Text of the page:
Doug Ohlson was born in 1936 in Cherokee, Iowa and died in 2010 in New York. After spending several years in the Marines, he finished his undergraduate degree at the University of Minnesota. He moved to New York in 1961 where Ohlson took classes at Hunter College. There he met Tony Smith, Gene Goosen and Ray Parker who would all become important to Doug’s life and work. He soon joined them as a painting teacher at Hunter in 1964, a post at which he would remain until 2001.
During the 60s, Ohlson made hard-edged geometric paintings that played with nuanced relationships between colors. Throughout his career he varied the scale and method of his painting, but always retained his intensity of color and form. The critic Carter Ratcliff wrote, “A predilection for bright color survives from his early work, along with a liking for tall, rectangular shapes. The elongated panels of his early days have become the vertical slabs of color in his later canvases.”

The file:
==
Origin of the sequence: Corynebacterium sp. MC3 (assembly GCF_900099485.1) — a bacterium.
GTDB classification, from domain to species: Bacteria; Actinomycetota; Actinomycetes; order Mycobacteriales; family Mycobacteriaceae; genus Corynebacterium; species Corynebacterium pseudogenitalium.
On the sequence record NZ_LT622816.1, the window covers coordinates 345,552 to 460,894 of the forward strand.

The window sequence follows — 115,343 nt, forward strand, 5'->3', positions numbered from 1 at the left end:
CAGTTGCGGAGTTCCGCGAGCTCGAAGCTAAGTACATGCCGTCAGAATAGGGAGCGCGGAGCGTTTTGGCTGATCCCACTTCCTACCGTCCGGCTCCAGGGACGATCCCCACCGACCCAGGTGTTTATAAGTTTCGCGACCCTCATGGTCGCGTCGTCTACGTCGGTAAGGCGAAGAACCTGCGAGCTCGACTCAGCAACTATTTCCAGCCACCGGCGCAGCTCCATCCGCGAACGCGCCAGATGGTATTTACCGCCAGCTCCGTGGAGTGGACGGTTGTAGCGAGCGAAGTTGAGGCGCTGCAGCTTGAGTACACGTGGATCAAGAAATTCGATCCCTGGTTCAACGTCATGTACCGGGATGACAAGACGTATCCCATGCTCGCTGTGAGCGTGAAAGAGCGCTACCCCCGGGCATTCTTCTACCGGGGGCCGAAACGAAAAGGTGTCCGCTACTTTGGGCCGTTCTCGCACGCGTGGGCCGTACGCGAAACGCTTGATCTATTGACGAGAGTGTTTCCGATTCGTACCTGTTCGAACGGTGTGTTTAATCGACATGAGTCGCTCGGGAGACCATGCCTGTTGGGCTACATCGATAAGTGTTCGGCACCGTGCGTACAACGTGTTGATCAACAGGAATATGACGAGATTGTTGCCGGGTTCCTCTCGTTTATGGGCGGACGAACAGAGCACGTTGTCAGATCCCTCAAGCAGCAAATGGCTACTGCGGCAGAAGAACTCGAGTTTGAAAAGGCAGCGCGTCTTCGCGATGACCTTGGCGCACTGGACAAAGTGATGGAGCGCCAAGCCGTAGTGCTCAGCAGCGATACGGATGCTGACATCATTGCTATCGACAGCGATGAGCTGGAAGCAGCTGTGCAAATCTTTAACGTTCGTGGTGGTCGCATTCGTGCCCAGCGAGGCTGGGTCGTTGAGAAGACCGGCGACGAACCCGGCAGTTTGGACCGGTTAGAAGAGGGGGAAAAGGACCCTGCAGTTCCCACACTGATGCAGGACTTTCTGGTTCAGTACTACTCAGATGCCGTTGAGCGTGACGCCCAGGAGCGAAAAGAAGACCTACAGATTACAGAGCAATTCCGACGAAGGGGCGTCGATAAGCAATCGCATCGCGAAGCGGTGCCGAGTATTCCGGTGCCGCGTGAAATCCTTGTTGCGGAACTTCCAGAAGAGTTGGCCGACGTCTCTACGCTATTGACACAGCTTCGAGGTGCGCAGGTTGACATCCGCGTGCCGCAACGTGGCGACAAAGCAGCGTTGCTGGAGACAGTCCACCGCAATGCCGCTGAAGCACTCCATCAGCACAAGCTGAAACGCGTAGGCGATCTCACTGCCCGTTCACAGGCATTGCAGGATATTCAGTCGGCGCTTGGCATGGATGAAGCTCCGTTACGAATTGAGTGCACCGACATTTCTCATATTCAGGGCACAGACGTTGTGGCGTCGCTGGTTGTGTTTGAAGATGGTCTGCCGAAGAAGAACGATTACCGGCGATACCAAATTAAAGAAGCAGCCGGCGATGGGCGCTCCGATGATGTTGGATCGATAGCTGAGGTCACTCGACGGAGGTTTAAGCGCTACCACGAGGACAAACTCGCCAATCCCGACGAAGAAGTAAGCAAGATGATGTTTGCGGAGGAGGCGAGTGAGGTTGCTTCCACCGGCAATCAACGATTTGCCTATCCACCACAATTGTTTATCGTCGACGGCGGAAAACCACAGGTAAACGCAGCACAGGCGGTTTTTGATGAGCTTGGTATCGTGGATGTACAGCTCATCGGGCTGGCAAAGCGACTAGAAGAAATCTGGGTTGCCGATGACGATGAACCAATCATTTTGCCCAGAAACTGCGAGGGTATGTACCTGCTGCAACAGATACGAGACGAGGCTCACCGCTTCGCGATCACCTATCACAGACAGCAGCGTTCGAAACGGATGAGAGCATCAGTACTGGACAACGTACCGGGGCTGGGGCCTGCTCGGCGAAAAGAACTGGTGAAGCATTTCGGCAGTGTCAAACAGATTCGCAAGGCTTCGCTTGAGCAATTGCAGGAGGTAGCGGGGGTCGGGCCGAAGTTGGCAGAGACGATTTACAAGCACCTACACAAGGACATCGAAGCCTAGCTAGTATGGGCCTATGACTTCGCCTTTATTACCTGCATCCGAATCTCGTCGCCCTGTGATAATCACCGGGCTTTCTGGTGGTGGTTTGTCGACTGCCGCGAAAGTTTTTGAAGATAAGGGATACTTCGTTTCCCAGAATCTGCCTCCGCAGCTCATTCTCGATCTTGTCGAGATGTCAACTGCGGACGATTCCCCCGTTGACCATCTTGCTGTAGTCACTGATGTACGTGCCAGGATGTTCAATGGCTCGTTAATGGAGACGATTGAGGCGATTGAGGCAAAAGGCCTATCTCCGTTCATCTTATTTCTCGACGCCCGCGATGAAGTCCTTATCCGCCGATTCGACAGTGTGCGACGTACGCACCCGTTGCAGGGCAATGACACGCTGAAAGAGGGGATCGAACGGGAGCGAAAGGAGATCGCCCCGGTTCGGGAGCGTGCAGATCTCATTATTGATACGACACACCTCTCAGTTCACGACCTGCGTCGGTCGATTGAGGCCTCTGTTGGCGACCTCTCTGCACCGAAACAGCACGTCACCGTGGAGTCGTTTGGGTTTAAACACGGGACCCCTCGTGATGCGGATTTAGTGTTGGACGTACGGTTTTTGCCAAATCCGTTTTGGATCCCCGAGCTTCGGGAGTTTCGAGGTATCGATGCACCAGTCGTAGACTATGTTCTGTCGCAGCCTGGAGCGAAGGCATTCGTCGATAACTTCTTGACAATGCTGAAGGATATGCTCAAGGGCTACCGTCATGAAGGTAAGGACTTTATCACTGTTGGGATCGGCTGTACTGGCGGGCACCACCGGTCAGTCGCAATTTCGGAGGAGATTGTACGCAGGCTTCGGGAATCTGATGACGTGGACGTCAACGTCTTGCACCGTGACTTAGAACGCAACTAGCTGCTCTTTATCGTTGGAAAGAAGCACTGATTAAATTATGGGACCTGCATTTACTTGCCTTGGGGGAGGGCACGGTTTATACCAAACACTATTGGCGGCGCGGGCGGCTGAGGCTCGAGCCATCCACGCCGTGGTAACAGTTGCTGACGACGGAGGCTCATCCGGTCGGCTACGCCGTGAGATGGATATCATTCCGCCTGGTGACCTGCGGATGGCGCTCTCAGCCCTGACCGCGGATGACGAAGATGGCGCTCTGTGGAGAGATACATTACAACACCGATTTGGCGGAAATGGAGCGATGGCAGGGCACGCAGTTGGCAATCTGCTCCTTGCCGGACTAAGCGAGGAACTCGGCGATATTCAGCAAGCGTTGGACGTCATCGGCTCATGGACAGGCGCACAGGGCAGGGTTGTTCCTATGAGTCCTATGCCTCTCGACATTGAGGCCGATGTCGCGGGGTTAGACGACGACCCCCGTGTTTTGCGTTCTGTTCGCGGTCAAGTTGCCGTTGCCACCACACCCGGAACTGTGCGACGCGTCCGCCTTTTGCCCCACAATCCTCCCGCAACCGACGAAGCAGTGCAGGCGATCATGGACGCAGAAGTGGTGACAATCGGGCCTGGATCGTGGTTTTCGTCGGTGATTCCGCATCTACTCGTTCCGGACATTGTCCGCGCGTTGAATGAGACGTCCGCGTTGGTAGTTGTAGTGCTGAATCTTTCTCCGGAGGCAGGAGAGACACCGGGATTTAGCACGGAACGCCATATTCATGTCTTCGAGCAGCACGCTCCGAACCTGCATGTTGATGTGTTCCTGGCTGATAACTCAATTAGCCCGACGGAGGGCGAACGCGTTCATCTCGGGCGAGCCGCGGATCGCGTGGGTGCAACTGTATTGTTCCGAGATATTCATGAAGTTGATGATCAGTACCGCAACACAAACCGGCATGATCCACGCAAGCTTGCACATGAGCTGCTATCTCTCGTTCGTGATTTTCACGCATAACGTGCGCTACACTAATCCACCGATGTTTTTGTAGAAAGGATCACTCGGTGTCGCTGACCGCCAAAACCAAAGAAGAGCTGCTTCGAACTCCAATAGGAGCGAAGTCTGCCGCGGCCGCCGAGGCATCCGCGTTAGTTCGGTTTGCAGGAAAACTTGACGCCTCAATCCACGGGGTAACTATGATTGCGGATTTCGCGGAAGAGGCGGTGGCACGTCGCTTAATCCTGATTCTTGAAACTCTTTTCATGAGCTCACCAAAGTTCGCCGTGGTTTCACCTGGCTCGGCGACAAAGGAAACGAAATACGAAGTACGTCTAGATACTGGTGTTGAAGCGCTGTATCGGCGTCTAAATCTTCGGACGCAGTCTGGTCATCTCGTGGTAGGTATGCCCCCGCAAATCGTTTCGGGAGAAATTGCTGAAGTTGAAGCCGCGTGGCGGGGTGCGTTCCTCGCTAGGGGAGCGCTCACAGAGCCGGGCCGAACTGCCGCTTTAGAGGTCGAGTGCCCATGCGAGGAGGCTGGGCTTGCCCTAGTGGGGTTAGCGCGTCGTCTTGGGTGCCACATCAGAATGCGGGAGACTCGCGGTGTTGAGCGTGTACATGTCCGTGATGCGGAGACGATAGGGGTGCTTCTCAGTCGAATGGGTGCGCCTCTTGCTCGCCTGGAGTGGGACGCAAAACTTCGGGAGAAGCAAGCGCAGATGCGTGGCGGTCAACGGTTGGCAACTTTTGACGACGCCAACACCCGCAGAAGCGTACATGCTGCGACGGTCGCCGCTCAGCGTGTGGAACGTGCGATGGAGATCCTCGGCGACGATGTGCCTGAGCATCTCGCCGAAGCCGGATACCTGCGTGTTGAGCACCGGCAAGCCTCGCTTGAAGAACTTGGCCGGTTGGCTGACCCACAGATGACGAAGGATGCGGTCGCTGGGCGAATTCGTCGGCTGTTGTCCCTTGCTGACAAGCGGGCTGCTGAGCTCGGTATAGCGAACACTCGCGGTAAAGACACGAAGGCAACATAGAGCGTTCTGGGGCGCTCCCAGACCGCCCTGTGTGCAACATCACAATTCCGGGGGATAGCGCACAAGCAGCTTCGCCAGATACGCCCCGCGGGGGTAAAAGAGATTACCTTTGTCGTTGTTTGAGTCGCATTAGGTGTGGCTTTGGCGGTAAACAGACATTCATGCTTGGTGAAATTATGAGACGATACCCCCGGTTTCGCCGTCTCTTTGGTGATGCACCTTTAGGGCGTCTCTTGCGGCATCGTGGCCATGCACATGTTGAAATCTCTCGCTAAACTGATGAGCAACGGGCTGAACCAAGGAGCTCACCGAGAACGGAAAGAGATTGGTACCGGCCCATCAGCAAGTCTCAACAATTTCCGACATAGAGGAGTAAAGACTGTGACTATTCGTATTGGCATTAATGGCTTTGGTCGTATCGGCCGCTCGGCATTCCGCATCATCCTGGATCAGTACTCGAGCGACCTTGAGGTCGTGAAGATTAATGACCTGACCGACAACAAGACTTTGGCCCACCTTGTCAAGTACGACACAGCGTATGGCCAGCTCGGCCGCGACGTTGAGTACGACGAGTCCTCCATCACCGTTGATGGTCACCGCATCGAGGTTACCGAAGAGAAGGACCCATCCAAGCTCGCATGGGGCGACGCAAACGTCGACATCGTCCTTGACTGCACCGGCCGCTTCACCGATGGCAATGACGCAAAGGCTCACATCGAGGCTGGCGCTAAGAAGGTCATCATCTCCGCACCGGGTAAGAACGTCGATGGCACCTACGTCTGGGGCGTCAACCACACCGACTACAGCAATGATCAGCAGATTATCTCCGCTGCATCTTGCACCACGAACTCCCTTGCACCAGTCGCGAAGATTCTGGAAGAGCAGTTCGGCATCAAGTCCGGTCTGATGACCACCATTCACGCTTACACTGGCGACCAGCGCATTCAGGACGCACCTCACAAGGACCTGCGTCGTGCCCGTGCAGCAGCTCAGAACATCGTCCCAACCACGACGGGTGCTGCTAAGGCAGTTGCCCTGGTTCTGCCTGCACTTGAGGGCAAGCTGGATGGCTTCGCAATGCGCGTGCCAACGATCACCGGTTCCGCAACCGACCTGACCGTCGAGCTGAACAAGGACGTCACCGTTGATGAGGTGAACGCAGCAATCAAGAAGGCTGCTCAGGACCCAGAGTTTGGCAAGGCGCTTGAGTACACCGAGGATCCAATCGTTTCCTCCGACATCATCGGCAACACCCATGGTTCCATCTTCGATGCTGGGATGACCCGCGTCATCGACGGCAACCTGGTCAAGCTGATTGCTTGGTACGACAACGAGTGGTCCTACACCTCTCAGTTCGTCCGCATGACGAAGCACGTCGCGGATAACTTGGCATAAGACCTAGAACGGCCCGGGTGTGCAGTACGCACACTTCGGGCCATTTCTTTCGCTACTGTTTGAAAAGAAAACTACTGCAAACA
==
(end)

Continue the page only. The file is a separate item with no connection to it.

Ohlson showed often in New York galleries, among them Fishbach Gallery, Susan Caldwell and Ruth Siegel. His work was shown alongside other color field and minimalist artists included in the major 1968 exhibition, “Art of the Real” at the Museum of Modern Art. An important 20 year survey exhibition of his work was organized and held in 2002 at Hunter College.
The Washburn Gallery has represented Doug Ohlson’s Estate since 2011. Ohlson’s work is included in many museum collections, including the Brooklyn Museum, the National Gallery of Art, and the Whitney Museum of American Art.